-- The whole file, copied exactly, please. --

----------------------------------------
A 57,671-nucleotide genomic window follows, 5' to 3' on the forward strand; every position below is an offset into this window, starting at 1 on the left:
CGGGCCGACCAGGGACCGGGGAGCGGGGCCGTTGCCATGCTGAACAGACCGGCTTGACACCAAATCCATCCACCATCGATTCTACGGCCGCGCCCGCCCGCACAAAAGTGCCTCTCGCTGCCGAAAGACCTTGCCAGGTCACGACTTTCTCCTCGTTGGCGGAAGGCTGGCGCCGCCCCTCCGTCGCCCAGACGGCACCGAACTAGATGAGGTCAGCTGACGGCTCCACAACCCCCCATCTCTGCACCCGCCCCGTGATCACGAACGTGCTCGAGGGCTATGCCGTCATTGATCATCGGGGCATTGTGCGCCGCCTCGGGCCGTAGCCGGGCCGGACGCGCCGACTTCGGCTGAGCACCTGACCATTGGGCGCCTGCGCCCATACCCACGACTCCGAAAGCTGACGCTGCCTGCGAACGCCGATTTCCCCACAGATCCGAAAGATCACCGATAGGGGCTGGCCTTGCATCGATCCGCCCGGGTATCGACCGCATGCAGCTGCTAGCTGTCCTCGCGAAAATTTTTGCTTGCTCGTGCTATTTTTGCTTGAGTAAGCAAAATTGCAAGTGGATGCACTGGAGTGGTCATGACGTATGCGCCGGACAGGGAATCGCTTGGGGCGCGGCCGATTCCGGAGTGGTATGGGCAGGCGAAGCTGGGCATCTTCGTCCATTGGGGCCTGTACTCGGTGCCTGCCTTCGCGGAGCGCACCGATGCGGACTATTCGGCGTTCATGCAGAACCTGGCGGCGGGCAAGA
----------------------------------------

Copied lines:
A 57,671-nucleotide genomic window follows, 5' to 3' on the forward strand; every position below is an offset into this window, starting at 1 on the left:
CGGGCCGACCAGGGACCGGGGAGCGGGGCCGTTGCCATGCTGAACAGACCGGCTTGACACCAAATCCATCCACCATCGATTCTACGGCCGCGCCCGCCCGCACAAAAGTGCCTCTCGCTGCCGAAAGACCTTGCCAGGTCACGACTTTCTCCTCGTTGGCGGAAGGCTGGCGCCGCCCCTCCGTCGCCCAGACGGCACCGAACTAGATGAGGTCAGCTGACGGCTCCACAACCCCCCATCTCTGCACCCGCCCCGTGATCACGAACGTGCTCGAGGGCTATGCCGTCATTGATCATCGGGGCATTGTGCGCCGCCTCGGGCCGTAGCCGGGCCGGACGCGCCGACTTCGGCTGAGCACCTGACCATTGGGCGCCTGCGCCCATACCCACGACTCCGAAAGCTGACGCTGCCTGCGAACGCCGATTTCCCCACAGATCCGAAAGATCACCGATAGGGGCTGGCCTTGCATCGATCCGCCCGGGTATCGACCGCATGCAGCTGCTAGCTGTCCTCGCGAAAATTTTTGCTTGCTCGTGCTATTTTTGCTTGAGTAAGCAAAATTGCAAGTGGATGCACTGGAGTGGTCATGACGTATGCGCCGGACAGGGAATCGCTTGGGGCGCGGCCGATTCCGGAGTGGTATGGGCAGGCGAAGCTGGGCATCTTCGTCCATTGGGGCCTGTACTCGGTGCCTGCCTTCGCGGAGCGCACCGATGCGGACTATTCGGCGTTCATGCAGAACCTGGCGGCGGGCAAGA